Luke indicated that Jesus said that the enemies would crush Jerusalem to the ground (καὶ ἐδαφιοῦσίν σε). Luke was the only one among all the Greek biblical writers to use this word ἐδαφιοῦσίν, that means to raze, dash to the ground, or level with the ground. Jesus used the second personal singular, when he said that the city along with their children or inhabitants (καὶ τὰ τέκνα σου ἐν σοί) would be destroyed. Their enemies would not leave one stone upon another in that city (καὶ οὐκ ἀφήσουσιν λίθον ἐπὶ λίθον ἐν σοί), because the people of Jerusalem had not recognized the time of the visitation from God (ἀνθ’ ὧν οὐκ ἔγνως τὸν καιρὸν τῆς ἐπισκοπῆς σου), Jesus himself. In predicting the future fall of Jerusalem in 70 CE, Jesus projected many of the same warnings that the Israelite and Judean prophets had proclaimed before the fall of Jerusalem in 587 BCE. The people of Jerusalem had failed to recognize what was happening around them. Are you aware of your situation in the city that you live?
Only Luke has this story about the curing of the ten lepers. Luke indicated that this one cured leper prostrated himself or fell on his face (καὶ ἔπεσεν ἐπὶ πρόσωπον) at Jesus’ feet (παρὰ τοὺς πόδας αὐτοῦ). He thanked Jesus (εὐχαριστῶν αὐτῷ). It turns out that he was a Samaritan (καὶ αὐτὸς ἦν Σαμαρείτης). As this town was on the border between Galilee and Samaria, one of these lepers was a Samaritan. Luke once again emphasized the role of a Samaritan. In fact, this Samaritan leper was the only cured leper to return and prostrate himself at the feet of Jesus, thanking him. The others went on their way to see the Jewish priests in Jerusalem for the ritual cleansing. Was this cured leper Samaritan not going to go to the Judean priest for a cleansing anyway, since he would have gone to Mt. Gerizim? Have you ever felt not like part of the group?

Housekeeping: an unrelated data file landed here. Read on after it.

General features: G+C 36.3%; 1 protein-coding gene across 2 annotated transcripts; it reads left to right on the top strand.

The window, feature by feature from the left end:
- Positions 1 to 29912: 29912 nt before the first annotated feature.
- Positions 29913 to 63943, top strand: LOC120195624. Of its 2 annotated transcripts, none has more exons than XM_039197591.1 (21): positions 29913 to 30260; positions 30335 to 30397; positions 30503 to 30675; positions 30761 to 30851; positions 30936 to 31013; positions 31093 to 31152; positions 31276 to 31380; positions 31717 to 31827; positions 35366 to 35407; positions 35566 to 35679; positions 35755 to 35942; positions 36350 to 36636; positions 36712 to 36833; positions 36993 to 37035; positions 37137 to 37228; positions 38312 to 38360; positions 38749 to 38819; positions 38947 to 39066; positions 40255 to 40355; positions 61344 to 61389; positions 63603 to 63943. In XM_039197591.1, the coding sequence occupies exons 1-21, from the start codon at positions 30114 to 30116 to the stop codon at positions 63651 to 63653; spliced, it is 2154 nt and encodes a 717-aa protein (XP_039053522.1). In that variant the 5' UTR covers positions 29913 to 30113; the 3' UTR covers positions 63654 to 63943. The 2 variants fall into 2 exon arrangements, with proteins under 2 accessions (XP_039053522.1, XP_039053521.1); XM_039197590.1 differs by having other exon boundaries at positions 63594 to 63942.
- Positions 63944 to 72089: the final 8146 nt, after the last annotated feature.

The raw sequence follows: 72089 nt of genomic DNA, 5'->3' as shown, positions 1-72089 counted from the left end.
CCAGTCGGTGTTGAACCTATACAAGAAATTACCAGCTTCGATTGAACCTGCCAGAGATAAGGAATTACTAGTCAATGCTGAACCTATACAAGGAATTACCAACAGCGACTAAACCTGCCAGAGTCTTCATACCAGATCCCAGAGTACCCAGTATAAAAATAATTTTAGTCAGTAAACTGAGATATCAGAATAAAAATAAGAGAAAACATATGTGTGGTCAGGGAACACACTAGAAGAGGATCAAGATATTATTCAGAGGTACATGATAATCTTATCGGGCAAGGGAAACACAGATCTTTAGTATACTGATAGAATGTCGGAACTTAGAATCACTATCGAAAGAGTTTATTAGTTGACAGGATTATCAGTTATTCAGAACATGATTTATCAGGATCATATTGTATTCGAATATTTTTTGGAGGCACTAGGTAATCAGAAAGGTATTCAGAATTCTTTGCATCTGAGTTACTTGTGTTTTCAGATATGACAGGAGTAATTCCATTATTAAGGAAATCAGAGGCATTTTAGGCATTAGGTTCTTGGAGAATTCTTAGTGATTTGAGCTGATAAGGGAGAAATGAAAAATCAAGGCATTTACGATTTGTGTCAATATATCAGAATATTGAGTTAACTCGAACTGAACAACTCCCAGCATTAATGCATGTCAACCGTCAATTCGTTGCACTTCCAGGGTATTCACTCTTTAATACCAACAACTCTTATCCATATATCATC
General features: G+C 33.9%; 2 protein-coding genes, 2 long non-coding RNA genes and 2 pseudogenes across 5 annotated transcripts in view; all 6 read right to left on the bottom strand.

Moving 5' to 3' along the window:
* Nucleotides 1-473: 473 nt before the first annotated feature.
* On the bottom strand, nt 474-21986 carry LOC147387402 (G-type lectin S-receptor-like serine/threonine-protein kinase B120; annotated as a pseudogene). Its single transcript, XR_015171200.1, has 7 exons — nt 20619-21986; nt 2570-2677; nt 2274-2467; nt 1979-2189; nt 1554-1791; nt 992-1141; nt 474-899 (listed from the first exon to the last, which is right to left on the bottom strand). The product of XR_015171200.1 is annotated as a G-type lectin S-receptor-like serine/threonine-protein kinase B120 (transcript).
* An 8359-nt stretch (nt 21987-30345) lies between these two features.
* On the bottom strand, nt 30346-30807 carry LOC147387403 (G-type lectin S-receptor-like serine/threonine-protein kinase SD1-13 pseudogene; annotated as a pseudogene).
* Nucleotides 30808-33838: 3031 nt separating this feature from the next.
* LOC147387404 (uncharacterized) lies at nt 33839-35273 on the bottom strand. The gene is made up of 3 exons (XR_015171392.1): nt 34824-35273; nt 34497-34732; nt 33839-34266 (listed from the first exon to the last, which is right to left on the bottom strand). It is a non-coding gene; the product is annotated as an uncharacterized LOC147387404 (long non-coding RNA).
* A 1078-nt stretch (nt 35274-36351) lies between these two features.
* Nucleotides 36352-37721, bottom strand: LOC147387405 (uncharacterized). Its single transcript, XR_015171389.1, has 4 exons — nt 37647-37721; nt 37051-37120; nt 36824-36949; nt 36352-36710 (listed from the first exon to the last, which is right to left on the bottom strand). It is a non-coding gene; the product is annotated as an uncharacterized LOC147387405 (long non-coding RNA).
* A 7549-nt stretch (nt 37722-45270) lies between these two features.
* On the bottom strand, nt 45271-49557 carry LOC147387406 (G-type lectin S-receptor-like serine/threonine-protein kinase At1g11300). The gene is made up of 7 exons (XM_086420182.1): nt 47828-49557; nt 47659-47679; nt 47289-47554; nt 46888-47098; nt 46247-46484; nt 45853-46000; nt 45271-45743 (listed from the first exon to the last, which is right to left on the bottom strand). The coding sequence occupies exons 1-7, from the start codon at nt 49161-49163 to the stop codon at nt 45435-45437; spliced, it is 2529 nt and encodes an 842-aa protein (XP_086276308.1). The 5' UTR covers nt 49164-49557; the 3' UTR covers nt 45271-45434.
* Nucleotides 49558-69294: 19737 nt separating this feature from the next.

This generic remark about Jesus entering Jerusalem and the Temple is in stark contrast with Matthew, chapter 21:30, where he said that the whole city was in turmoil or stirred up wondering who was this man entering the city was. Matthew emphasized that Jesus was from Galilee, the north, rather than a Judean or a southerner. Mark said, in a more descriptive simple manner, that Jesus simply entered Jerusalem (Καὶ εἰσῆλθεν εἰς Ἱεροσόλυμα) and the Temple (εἰς τὸ ἱερόν). He just looked around at everything (καὶ περιβλεψάμενος πάντα). There was nothing spectacular about the arrival of Jesus and his apostles. Since it was already a late hour (ὀψὲ ἤδη οὔσης τῆς ὥρας), he went out to Bethany (ἐξῆλθεν εἰς Βηθανίαν) with his twelve apostles (μετὰ τῶν δώδεκα). There they probably spent the night, since it was only about a mile and a half east of Jerusalem. This was the same city of Lazarus and his sisters, Mary and Martha, but there was no mention of them here.
Only Matthew has these remarks about what happened to Jesus as he entered the city of Jerusalem (καὶ εἰσελθόντος αὐτοῦ εἰς Ἱεροσόλυμα). Matthew said that the whole city was in turmoil or stirred up wondering (ἐσείσθη πᾶσα ἡ πόλις) who was this man entering the city (Τίς ἐστιν οὗτος). The crowds (οἱ δὲ ὄχλοι), a favorite theme of Matthew, said that this was the prophet Jesus (ἔλεγον Οὗτός ἐστιν ὁ προφήτης Ἰησοῦς), from Nazareth in Galilee (ὁ ἀπὸ Ναζαρὲθ τῆς Γαλιλαίας). How the crowds could speak with one voice was not explained. However, there was no messianic overtone here, but merely Jesus as a northern prophet. Also note that the emphasis was on Jesus from Galilee, the north, rather than a Judean or a southerner.
After 10 days, the word of Yahweh came to Jeremiah. Thus Jeremiah summoned Johanan and all his commanders with him. He called all the people who were in this remnant of Judean people together, from the least to the greatest. He wanted everyone to know what Yahweh had said.
Now we see that many of the Judean country fighters were not all captured. Some of them were fighting in the hillsides or the open country, not in Jerusalem. Thus these leaders were not sure of what to do. They had heard that Gedaliah, the son of Ahikam from a prominent Jerusalem family, had been named governor by the king of Babylon, so that they seemed less afraid. The Babylonians had commanded that all the men, women, and children listen to Gedaliah. These were the poorest people of the land who had not been taken to Babylon in this Babylonian captivity.